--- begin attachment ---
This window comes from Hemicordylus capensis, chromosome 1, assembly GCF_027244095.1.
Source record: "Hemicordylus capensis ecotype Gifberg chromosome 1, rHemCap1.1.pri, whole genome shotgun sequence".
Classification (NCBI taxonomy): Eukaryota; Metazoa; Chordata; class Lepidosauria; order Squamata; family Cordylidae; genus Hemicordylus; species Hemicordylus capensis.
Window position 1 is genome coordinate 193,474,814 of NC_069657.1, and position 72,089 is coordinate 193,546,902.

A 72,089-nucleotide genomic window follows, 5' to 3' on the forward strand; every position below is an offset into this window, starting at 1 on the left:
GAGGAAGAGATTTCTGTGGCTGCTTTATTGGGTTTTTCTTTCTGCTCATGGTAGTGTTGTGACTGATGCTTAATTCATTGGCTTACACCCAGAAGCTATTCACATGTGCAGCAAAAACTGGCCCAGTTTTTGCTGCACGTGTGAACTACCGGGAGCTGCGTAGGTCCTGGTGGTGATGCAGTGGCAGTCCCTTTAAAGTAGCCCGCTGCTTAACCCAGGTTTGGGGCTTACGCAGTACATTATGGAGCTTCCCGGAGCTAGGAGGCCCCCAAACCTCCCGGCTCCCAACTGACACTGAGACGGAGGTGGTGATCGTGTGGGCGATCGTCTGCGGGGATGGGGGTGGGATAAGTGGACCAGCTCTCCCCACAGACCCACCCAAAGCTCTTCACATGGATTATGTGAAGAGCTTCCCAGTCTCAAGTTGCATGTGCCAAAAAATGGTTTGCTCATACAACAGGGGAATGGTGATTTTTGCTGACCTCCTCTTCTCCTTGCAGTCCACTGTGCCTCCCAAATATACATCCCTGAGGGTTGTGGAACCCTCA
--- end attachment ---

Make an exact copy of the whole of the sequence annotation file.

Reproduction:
This window comes from Hemicordylus capensis, chromosome 1, assembly GCF_027244095.1.
Source record: "Hemicordylus capensis ecotype Gifberg chromosome 1, rHemCap1.1.pri, whole genome shotgun sequence".
Classification (NCBI taxonomy): Eukaryota; Metazoa; Chordata; class Lepidosauria; order Squamata; family Cordylidae; genus Hemicordylus; species Hemicordylus capensis.
Window position 1 is genome coordinate 193,474,814 of NC_069657.1, and position 72,089 is coordinate 193,546,902.

A 72,089-nucleotide genomic window follows, 5' to 3' on the forward strand; every position below is an offset into this window, starting at 1 on the left:
GAGGAAGAGATTTCTGTGGCTGCTTTATTGGGTTTTTCTTTCTGCTCATGGTAGTGTTGTGACTGATGCTTAATTCATTGGCTTACACCCAGAAGCTATTCACATGTGCAGCAAAAACTGGCCCAGTTTTTGCTGCACGTGTGAACTACCGGGAGCTGCGTAGGTCCTGGTGGTGATGCAGTGGCAGTCCCTTTAAAGTAGCCCGCTGCTTAACCCAGGTTTGGGGCTTACGCAGTACATTATGGAGCTTCCCGGAGCTAGGAGGCCCCCAAACCTCCCGGCTCCCAACTGACACTGAGACGGAGGTGGTGATCGTGTGGGCGATCGTCTGCGGGGATGGGGGTGGGATAAGTGGACCAGCTCTCCCCACAGACCCACCCAAAGCTCTTCACATGGATTATGTGAAGAGCTTCCCAGTCTCAAGTTGCATGTGCCAAAAAATGGTTTGCTCATACAACAGGGGAATGGTGATTTTTGCTGACCTCCTCTTCTCCTTGCAGTCCACTGTGCCTCCCAAATATACATCCCTGAGGGTTGTGGAACCCTCA